Disparate distribution

Despite high growth, inequality is getting more pronounced between the middle class and the rich, reveals a survey conducted jointly by the Central Bureau of Statistics, the World Bank, the Department For International Development and the Asian Development Bank. Income growth during 1995-96 and 2003-04 was high, with the real average per capita expenditure having gone up by 4.5 per cent owing to growth patterns driven by the increasing returns on human and physical assets. During the same period, the incidence of poverty declined from 42 per cent in 1995-96 to 31 per cent in 2003-04. However, in rural areas, social and economic outcomes present a gloomy picture. In the remote mid-West and far-West, poverty level is the highest whereas access to services is the lowest.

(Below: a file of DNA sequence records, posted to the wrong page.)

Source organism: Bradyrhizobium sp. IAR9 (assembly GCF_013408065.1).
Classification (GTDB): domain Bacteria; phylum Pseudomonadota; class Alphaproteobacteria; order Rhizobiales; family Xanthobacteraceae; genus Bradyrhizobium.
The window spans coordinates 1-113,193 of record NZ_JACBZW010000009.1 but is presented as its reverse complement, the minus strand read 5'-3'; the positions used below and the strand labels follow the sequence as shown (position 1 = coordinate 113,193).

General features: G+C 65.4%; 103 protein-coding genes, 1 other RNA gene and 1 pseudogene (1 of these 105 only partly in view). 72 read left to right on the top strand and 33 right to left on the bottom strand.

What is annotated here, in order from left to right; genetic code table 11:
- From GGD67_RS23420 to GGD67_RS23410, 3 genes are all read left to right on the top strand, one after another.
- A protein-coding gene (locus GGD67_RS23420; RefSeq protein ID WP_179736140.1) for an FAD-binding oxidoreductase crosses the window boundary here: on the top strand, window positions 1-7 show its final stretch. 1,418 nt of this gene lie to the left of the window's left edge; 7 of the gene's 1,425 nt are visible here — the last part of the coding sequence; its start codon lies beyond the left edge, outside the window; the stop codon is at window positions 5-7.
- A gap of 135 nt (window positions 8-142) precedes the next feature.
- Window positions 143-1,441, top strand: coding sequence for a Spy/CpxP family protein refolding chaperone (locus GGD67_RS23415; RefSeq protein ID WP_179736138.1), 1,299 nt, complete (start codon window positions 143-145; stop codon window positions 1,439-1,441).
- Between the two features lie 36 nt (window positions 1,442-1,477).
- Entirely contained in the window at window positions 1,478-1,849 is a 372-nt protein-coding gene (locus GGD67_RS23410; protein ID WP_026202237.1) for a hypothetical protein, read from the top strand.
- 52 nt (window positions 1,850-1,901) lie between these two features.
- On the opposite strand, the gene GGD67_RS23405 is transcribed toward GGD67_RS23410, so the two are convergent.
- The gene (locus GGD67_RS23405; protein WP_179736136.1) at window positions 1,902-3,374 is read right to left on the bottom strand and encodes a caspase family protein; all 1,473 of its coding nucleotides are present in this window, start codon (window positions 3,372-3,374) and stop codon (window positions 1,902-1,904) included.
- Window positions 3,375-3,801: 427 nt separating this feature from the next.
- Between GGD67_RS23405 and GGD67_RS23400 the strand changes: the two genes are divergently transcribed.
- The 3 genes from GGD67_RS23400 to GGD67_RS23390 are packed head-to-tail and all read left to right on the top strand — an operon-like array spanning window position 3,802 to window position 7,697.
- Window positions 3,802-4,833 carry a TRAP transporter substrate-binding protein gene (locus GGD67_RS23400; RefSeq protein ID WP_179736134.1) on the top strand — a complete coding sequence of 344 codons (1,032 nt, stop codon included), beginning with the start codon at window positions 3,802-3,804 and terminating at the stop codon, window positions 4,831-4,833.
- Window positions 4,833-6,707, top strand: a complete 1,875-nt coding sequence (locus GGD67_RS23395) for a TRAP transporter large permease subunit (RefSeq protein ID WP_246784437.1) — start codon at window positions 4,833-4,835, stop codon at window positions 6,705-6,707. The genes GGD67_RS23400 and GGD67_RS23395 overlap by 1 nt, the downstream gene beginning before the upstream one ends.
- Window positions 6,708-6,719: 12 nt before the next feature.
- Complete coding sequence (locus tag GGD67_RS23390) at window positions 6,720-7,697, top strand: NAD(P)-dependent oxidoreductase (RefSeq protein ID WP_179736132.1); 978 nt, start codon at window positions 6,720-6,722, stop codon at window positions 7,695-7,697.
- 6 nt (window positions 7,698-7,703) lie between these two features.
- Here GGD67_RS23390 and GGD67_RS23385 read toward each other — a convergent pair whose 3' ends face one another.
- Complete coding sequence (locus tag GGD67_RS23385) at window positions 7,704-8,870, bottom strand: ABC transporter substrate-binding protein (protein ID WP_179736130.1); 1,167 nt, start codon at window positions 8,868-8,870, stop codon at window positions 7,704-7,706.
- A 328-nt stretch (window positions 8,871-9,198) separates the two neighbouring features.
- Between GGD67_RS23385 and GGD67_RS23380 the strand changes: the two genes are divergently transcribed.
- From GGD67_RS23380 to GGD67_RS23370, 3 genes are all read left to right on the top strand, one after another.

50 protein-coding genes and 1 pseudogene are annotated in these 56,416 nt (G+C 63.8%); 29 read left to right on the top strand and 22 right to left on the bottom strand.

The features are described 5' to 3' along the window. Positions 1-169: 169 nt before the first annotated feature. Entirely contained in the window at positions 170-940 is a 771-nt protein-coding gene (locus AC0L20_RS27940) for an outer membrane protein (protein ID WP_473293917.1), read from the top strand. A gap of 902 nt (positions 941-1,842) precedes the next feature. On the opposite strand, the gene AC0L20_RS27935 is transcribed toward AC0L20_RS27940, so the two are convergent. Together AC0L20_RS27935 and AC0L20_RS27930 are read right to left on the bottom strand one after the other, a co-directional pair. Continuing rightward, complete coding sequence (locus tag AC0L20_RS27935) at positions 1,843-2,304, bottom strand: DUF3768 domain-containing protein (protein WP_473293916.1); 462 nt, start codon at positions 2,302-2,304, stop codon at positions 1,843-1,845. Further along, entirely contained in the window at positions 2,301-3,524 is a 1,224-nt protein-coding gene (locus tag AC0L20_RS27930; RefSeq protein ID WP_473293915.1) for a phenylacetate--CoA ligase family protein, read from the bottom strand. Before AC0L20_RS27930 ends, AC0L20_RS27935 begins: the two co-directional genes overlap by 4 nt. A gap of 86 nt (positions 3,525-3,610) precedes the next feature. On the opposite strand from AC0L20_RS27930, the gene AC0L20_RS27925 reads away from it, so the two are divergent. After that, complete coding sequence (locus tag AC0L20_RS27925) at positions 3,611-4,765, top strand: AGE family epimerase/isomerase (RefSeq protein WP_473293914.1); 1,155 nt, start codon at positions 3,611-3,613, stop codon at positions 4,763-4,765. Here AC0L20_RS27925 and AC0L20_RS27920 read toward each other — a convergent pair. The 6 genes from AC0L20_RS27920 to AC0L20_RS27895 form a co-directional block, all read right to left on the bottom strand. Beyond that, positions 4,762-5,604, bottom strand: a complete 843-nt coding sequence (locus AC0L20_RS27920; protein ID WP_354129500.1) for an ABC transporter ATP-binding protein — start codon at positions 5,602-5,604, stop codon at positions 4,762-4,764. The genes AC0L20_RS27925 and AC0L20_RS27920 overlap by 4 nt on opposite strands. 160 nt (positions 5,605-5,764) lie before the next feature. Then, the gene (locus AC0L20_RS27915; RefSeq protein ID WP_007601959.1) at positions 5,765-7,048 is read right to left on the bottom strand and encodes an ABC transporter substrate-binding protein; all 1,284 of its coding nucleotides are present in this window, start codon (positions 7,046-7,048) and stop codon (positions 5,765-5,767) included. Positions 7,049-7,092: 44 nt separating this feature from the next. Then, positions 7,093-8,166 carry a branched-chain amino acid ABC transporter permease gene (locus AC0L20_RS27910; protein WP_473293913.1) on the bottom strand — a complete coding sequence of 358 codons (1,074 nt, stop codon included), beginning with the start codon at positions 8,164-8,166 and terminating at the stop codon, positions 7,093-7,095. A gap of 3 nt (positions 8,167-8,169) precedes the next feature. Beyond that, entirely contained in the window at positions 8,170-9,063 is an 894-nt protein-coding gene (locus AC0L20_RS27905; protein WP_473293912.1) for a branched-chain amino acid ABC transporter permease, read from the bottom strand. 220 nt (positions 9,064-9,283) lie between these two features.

To reduce poverty and narrow income inequality, new ways have to be identified along with agriculture, infrastructural development, decentralising power and mobilising resources judiciously prioritised. Notwithstanding the challenges, creating better climate for investment, space for development backed by programmes to sustain growth could be effective ways of alleviating poverty. The existing domestic growth needs a further push, along with devising ways of distributing the fruits of development more equitably among the masses because the current growth seems to be largely restricted to cover those in the upper income brackets. Greater attention is thus required to innovate timely reforms. Stress should be on participatory development of the middle- and low-income groups.